officeManThe Family Office, at the Principal’s direction, is responsible for interfacing with specific professionals including insurance, legal, CPA, architecture and design, human resources and building contractors. They might also oversee the detail associated with invoices; maintain the files and historical data necessary to protect the owners and their private/personal corporate entities. It is always essential to maintain confidentiality agreements to minimize Principal exposure. Vendors, Contracts and Resources Locate ethical and reputable commercial service providers within the immediate community, as well as for any remote locations or projects. Maintain highest standards of integrity, steering clear of the unethical “kickback” practices of some vendors.
Develop relationships with vendor owners and managers – communicate the Service Standards and behaviors necessary for the privilege of ongoing contracts with the Principal, Household or Estate. Maintain the records, relationships and protocols to ensure quality product delivery.

Staff Training & Management

Utilize the Technical Skills Qualifier™, the Personal Style Identifier™ and the other Service Management Tools of the System to achieve the necessary depth of clarity with the Principal and with staff to articulate the expected Service Standards, Service Styles, and individual and team productivity, expectations of conduct, requisite skill levels and pertinent behaviors. Create and deliver the expected atmosphere and Lifestyle throughout the household or Estate.

Service Relationships

Nurture the relationships and protocols in all areas to minimize Principal exposure, and to ensure quality service and product delivery. Whenever possible, cross-train to empower staff, control laborcosts and promote the lowest possible turnover.

Service Environment

Educate, develop, manage and nurture talented and committed teams of Private Service Staff, Vendors, and Resources to produce excellent delivery service in the interior and exterior physical Service Environments and Grounds and Property.

Charities and Community Interface

Represent the Principal, Family and Guest priorities within the local and extended community with discretion, gracious yet confidential behavior, intuitive and empathetic service to extended family, friends and neighbors, charitable institutions and professional service providers. Nowhere is the Private Service Manager’s Code of Ethics more important than here. Expect high standards of behavior in all Estate staff.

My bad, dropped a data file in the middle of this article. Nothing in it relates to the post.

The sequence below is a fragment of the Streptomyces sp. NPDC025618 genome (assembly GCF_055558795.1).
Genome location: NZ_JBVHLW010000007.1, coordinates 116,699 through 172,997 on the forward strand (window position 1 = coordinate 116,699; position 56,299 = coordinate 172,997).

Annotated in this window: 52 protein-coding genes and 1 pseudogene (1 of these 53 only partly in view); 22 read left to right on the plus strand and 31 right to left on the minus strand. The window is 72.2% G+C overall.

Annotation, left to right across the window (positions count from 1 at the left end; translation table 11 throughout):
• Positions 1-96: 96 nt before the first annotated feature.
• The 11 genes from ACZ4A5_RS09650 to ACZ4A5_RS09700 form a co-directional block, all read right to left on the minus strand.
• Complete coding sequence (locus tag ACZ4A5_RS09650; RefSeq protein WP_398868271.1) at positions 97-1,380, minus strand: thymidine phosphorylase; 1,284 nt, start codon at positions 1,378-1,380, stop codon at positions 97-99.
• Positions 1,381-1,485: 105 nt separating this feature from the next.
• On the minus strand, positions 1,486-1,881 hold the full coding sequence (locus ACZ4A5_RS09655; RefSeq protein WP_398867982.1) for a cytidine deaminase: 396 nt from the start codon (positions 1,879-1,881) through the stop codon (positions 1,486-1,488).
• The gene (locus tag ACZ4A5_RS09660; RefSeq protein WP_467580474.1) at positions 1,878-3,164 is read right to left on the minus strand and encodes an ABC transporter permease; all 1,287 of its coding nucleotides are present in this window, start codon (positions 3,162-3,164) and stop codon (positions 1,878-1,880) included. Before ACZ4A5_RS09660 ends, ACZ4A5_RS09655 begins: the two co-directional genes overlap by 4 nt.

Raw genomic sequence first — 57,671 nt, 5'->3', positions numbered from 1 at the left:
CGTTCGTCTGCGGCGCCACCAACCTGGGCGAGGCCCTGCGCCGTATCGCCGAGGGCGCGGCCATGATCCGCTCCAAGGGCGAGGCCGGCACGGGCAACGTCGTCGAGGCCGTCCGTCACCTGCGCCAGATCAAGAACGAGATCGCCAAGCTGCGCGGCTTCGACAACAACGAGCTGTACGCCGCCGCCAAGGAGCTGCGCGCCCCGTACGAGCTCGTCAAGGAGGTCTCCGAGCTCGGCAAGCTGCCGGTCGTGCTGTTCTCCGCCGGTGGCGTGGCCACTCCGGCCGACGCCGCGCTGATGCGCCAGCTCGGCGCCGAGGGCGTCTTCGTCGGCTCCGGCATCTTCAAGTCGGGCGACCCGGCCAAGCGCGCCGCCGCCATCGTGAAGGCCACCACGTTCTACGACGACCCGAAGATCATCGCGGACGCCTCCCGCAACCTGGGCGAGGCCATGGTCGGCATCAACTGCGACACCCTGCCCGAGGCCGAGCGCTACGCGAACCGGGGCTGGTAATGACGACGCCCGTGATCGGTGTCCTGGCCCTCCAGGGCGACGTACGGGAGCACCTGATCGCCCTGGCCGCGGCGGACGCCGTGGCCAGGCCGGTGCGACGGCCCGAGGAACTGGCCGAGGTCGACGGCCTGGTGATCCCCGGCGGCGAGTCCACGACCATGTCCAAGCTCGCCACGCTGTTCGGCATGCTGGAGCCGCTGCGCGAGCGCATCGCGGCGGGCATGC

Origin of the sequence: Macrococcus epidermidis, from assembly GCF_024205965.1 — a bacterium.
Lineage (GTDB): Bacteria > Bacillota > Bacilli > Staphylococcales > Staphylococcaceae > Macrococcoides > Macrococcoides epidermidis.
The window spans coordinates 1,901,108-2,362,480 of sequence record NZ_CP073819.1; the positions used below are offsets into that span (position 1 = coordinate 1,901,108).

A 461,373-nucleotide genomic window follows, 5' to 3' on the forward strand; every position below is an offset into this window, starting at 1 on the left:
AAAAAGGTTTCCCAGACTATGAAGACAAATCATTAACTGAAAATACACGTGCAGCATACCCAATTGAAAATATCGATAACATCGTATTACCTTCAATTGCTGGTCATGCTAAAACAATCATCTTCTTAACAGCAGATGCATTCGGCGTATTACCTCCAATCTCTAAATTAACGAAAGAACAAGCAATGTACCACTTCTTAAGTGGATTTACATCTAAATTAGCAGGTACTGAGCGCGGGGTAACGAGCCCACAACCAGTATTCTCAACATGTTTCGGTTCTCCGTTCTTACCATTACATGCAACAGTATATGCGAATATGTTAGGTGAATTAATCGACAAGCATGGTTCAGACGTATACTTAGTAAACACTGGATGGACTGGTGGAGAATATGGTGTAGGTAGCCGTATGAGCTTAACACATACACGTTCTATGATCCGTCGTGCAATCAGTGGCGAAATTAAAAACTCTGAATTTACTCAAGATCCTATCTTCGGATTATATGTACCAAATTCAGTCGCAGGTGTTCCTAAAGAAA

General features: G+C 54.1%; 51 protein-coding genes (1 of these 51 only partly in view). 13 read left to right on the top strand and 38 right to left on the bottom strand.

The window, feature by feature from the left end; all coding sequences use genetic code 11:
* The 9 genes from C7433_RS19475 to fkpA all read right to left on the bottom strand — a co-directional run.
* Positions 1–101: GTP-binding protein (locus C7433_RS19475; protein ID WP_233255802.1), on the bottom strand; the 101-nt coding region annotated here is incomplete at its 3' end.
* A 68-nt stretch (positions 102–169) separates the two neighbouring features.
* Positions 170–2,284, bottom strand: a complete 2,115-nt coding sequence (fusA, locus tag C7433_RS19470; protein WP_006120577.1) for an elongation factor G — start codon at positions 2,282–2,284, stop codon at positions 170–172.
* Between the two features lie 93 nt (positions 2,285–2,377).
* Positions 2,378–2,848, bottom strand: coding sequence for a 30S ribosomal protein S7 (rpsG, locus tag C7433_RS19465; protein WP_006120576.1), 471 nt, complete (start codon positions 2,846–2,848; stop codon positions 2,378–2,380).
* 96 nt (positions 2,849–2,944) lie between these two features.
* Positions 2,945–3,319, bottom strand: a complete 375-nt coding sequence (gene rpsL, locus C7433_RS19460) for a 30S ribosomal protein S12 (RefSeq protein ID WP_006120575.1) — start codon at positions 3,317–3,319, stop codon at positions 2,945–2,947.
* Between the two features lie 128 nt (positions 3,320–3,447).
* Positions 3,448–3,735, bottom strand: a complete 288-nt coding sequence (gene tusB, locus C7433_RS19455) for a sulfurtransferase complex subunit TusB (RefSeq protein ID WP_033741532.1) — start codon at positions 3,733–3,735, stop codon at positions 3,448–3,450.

Safety and Protection Protocols

Complete understanding and support of the Safety and Protection Standards and Security Systems required by the Principal with respect to the Household, the Estate, Transportation and Travel, additional homes, security information, special Guests, and Events of the Principal and immediate Principal and Family.

Project Management

Communicate on behalf of the Principal regarding Design/Build operations: management of contractors, analysis of estimates, quality standards, research and recommendation of contractors and projects.

Core Professional Duties of the Household Manager

A Household Manager (occasionally called “Butler”) is responsible for daily operations of the interior environments and will pay attention to the many subtle details of the Administrative Standards in addition to recognizing and distinguishing specific Service Expectations.

Initial endeavors will include the following:
Immediate Tasks within the first days:

  • ƒƒ Development of a working Service Management Plan Blueprint
  • ƒƒ Supervision of Household Staff and Vendors
  • ƒƒ Preparation of weekly Day in the Life™ Schedules
  • ƒƒ Support or preparation of weekly menus and preparation of meals
  • ƒƒSupport of the Principal, Family and Guests in their daily routine
  • ƒƒInventorying of china, silver, crystal, art work, antiques and other collectibles
  • ƒƒInterfacing fully with Family Office, Accountants, Vendors and Resources

Additional Tasks within the first weeks:

  • Storing resource books, smart home technology information, warranty and maintenance information
  • Maintaining a Safety and Protection Management Plan for the residence and monitoring the security measuresƒOrganizing the pantry and developing weekly menus and grocery, paper products and other household goods ordering lists
  • ƒƒDeveloping entertaining schedules, ordering of service and wine cellar management procedureIf there is a Family Office or Estate Manager to pay bills and issue payroll checks, that person will have a list of vendors, budgets, insurance information and other resources. This is invaluable systems
    information for the Household Manager.

Most families have vendors they have worked with over the years that the House hold Manager will need to continue to work with.

A House hold Manager or Butlerwill scrutinizeand supervisethe level of service that each vendor is providing and what they are charging for the product or service they are delivering.

Words to the Wise for Staff:
Never attempt to change an existing Service